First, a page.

The Zoom Wedding She Never Planned For


[image provided by Kate Brooke Photography]


When I first saw Sophia’s post in the Pittsburgh Wedding Community Facebook group, I thought how courageous she was for deciding to still get married on her original wedding date in early April 2020 while inviting immediate family members to attend via Zoom.


In her post, she included a couple of photos and, “Happy to answer any questions if anyone is faced with a similar situation!” It was so generous of her to offer help to other strangers in the same boat.


While I wasn’t a current bride, I had to reach out to her to hear all about her experience. I thought if I could help spread Sophia and Brandon’s wedding story, perhaps it would encourage and help another bride. During our conversation, Sophia is an incredibly kind and honest person to share all about her wedding planning, wedding day and rescheduled wedding plans due to social distancing.


If you’re facing some tough decisions right now as a bride getting married soon, I hope Sophia and Brandon’s wedding story encourages you to keep what’s important to you about your wedding day and still help everyone remain safe during the Stay at Home and social distancing orders.



[image provided by Kate Brooke Photography]


Q: At what point did you decide to cancel your original wedding date?


So Brandon and I were engaged in September 2018, and I immediately booked Heinz Hall and Soldiers & Sailors, and then we booked our caterer, florist and bakery a little later.


The week after my bachelorette party in early March was when things started to fall apart. Heinz Chapel called on March 12 to tell me that all weddings scheduled there through the end of May were cancelled. Right before that, my engine light came on and my leftovers in the work fridge got thrown out, so I definitely cried when I got the call. It was just a bad day!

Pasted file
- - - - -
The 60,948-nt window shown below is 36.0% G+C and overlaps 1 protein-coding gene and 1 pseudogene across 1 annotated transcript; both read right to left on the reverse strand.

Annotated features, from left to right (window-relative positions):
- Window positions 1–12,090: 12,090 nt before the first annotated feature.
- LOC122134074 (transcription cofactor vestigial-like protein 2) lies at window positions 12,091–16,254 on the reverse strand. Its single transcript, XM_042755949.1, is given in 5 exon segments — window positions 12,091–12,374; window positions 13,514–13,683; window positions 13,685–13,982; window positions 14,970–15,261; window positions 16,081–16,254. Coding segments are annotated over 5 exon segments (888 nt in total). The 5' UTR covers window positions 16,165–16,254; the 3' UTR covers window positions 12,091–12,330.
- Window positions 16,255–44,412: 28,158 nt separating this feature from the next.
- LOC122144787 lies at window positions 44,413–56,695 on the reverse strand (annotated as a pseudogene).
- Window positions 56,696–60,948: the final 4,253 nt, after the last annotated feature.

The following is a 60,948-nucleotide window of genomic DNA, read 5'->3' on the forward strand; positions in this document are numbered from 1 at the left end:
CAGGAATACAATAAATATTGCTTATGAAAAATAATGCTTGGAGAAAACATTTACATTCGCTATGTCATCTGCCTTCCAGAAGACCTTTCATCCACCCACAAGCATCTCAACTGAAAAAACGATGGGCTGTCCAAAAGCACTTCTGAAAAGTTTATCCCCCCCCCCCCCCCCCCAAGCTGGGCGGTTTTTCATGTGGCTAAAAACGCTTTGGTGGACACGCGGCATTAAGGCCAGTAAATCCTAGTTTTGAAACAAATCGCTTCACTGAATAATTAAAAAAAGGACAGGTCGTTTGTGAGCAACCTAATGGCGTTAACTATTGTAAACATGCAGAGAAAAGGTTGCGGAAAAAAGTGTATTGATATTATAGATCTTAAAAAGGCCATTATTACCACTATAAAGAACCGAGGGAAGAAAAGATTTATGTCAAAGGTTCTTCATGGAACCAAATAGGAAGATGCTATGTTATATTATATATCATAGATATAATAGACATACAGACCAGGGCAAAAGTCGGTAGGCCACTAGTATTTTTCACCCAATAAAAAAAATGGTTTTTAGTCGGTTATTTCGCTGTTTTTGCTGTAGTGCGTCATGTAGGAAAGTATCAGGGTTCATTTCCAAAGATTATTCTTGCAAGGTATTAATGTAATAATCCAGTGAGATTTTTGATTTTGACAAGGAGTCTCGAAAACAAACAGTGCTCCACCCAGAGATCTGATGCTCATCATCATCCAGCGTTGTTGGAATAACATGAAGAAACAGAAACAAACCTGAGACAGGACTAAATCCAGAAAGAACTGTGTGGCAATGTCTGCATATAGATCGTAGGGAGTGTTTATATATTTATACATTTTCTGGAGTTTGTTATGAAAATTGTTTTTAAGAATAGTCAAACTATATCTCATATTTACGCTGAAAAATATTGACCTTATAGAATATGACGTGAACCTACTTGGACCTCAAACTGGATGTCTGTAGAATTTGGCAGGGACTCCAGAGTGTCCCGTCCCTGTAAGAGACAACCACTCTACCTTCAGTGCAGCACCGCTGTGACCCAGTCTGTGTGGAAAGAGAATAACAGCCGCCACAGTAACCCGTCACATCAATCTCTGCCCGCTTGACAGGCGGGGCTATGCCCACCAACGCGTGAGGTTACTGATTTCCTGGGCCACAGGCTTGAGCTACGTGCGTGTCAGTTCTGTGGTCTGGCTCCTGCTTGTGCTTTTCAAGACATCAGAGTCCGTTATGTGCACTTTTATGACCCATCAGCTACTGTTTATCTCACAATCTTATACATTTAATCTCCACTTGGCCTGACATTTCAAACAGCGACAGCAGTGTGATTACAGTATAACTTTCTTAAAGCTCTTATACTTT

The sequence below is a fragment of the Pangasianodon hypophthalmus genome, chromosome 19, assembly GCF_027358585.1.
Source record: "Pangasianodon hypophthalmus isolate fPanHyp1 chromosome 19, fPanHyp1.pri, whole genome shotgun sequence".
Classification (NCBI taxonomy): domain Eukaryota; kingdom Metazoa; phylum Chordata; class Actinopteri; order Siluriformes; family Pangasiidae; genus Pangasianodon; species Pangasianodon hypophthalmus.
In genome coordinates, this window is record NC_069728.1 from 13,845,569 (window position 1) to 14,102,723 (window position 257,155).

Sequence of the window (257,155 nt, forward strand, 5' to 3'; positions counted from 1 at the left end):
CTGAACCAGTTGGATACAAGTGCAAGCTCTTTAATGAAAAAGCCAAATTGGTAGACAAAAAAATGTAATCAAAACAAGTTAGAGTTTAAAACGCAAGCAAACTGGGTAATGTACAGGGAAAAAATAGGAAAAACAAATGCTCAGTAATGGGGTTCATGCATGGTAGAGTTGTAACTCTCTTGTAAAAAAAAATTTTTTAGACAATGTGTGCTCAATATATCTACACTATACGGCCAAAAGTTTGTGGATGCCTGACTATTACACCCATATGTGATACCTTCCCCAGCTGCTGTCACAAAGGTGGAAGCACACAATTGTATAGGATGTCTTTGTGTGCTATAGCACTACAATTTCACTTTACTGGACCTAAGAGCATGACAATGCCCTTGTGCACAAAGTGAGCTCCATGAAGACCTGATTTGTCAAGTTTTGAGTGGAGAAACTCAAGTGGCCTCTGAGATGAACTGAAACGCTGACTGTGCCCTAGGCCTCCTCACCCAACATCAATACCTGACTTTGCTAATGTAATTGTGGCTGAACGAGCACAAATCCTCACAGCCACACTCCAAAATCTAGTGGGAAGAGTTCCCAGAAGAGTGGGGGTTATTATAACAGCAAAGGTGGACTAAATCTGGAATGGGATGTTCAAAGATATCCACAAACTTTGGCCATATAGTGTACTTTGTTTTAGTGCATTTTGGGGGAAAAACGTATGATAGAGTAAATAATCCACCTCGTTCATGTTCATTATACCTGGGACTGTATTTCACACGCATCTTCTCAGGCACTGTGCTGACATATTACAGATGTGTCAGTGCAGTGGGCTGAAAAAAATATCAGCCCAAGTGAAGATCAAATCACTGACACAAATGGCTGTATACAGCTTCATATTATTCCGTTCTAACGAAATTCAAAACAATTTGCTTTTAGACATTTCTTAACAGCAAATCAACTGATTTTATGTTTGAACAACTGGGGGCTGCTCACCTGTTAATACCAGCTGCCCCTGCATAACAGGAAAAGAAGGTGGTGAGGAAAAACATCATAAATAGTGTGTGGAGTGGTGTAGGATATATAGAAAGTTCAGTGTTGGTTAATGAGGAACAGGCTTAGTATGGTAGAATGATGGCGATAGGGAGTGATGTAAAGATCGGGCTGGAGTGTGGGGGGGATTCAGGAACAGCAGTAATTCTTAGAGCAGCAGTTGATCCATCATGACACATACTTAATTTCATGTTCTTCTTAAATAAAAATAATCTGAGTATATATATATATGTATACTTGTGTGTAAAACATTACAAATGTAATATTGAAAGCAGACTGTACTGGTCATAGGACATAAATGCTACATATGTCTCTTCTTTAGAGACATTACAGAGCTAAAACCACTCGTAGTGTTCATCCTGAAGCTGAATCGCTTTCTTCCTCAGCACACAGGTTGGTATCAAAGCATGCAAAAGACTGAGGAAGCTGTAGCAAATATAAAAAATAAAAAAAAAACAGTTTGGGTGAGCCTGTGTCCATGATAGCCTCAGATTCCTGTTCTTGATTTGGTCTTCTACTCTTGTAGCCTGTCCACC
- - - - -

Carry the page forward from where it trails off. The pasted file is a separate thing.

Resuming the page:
The news was really rolling out that week about the coronavirus and the Stay at Home orders and social distancing was clearly pointing to cancelling our wedding in April. By probably March 16, we officially decided to postpone our wedding plans until Labor Day weekend. We rescheduled the dates with our venues, updated our Knot website and said more details to come as we figured everything out.


I was actually kinda glad that it was clear that we should and would not have our wedding in April, so that was a simple, although not necessarily easy, decision.


Q: So you decided to push back your ceremony and reception events to September. What made you decide to still get married on your original wedding date, April 4?


Our pastor really helped us focus on what was most important to us on our wedding day by asking us, “Why do you want to get married?” From there, we decided to go ahead and get married with our immediate family present via Zoom. It wasn’t fun to give up the initial experience of my dad walking me down the aisle with all of our friends and family members there, but it was the right decision for us.


At first, we thought we could still have a small ceremony with less than 10 people, but then we dealt with the visualization of such a happy day without being able to hug or touch our family members. We went back and forth a lot, but ultimately the conversation with our pastor helped us confirm that yes, we still wanted to be married on April 4.


Q: What was that conversation like, telling your families that you were still exchanging your vows April 4 but they were only able to be there through a Zoom conference call?


My parents understood. I was talking with my mom so much about it that month prior that she knew were my thought process was with everything going on. My sister, who’s also my Matron of Honor, lives in Hawaii, so she wouldn’t have been able to fly in for our driveway ceremony anyway.


Brandon’s parents wanted to come to be there and still social distance, but we had to do a reality check. If they were present, are they really going to be able to not hug us on our wedding day? They were watching all the same news we were, and it’s not that we didn’t want them to be there with us. At the end of the day, I think they understood why family couldn’t be there, although it was still difficult.


Q: How was the planning process for your vow exchange with just the two of you and your pastor?


Well, we talked to our pastor the Tuesday before April 4, so we had less than a week to pull our small ceremony together. We scoped out Frick Park on Friday, but it was SO busy! We didn’t want to be a spectacle in Frick Park with us, our pastor and our computer, so we decided to just do it in our driveway. There’s a pretty tree in bloom, it would be private and we’d have wifi to ensure a good internet connection for the Zoom.


That Friday, I also went to Trader Joes for flowers and made my bouquet, his boutonniere and a couple of arrangements. I decided to wear the dress (originally from BHLDN) that I had from all the way back to my high school graduation. My actual wedding gown seemed a little grand for the driveway setting, so I thought I'd save it for September. Friday was also when my college housemates sent us a heart-shaped pizza!